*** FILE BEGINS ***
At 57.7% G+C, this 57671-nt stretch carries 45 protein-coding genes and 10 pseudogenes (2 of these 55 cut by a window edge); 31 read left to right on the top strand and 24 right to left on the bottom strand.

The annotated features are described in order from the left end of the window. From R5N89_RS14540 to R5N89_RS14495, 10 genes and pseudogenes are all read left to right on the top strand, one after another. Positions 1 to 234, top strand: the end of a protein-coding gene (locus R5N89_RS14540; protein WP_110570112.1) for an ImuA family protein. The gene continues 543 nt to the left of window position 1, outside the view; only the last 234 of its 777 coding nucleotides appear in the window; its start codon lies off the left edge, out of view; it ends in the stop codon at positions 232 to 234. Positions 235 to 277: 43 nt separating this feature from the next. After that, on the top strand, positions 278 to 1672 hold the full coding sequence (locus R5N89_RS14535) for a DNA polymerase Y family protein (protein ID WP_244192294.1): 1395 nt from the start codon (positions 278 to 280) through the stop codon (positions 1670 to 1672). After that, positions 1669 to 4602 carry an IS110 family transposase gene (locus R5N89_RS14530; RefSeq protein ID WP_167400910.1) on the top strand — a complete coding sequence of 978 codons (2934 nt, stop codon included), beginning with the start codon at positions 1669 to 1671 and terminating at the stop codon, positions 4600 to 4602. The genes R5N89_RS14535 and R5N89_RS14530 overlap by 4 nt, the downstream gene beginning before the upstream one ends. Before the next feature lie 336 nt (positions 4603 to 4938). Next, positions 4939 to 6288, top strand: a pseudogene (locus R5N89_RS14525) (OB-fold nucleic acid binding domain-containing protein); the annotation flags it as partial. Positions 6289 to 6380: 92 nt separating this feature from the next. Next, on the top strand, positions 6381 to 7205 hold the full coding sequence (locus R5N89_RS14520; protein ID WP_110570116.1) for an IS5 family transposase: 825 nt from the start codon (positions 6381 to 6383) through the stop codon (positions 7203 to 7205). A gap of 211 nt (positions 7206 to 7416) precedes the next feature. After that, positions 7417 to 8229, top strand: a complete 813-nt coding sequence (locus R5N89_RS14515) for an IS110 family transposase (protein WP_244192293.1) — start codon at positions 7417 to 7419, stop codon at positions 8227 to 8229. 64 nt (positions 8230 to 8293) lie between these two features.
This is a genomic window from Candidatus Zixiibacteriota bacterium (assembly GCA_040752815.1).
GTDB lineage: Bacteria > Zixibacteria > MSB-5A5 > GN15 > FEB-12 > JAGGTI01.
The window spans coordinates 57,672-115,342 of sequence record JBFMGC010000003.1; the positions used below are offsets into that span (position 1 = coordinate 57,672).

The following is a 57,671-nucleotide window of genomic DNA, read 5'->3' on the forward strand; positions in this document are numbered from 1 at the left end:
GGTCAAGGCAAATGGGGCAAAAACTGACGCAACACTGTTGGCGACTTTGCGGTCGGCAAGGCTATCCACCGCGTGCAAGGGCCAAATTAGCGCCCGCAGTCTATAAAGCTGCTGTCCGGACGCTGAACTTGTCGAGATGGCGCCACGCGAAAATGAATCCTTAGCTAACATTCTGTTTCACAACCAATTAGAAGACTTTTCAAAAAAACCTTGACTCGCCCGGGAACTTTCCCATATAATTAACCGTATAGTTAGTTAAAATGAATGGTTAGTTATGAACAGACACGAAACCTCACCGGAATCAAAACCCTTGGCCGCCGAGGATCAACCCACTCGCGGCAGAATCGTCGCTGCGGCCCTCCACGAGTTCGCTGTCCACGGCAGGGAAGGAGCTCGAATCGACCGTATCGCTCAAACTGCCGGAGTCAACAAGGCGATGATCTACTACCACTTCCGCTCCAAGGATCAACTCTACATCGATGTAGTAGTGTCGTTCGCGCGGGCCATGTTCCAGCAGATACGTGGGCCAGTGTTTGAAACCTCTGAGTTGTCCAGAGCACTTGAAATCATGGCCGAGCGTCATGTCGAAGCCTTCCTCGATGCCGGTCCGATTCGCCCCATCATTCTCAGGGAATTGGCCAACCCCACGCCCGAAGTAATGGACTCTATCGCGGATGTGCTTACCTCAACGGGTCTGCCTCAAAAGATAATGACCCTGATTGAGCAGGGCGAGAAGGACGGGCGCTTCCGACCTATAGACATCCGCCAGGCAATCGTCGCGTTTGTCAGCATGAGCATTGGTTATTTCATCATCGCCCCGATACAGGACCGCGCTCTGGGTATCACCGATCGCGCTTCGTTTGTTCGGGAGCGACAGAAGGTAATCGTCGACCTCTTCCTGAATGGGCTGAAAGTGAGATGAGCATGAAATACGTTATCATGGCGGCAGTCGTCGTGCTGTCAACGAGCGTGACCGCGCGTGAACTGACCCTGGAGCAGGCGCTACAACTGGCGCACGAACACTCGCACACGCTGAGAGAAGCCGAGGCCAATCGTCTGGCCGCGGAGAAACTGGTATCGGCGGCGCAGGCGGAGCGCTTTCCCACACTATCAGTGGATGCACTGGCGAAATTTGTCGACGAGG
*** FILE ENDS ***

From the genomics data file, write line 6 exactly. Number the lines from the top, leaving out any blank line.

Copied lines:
The following is a 57,671-nucleotide window of genomic DNA, read 5'->3' on the forward strand; positions in this document are numbered from 1 at the left end: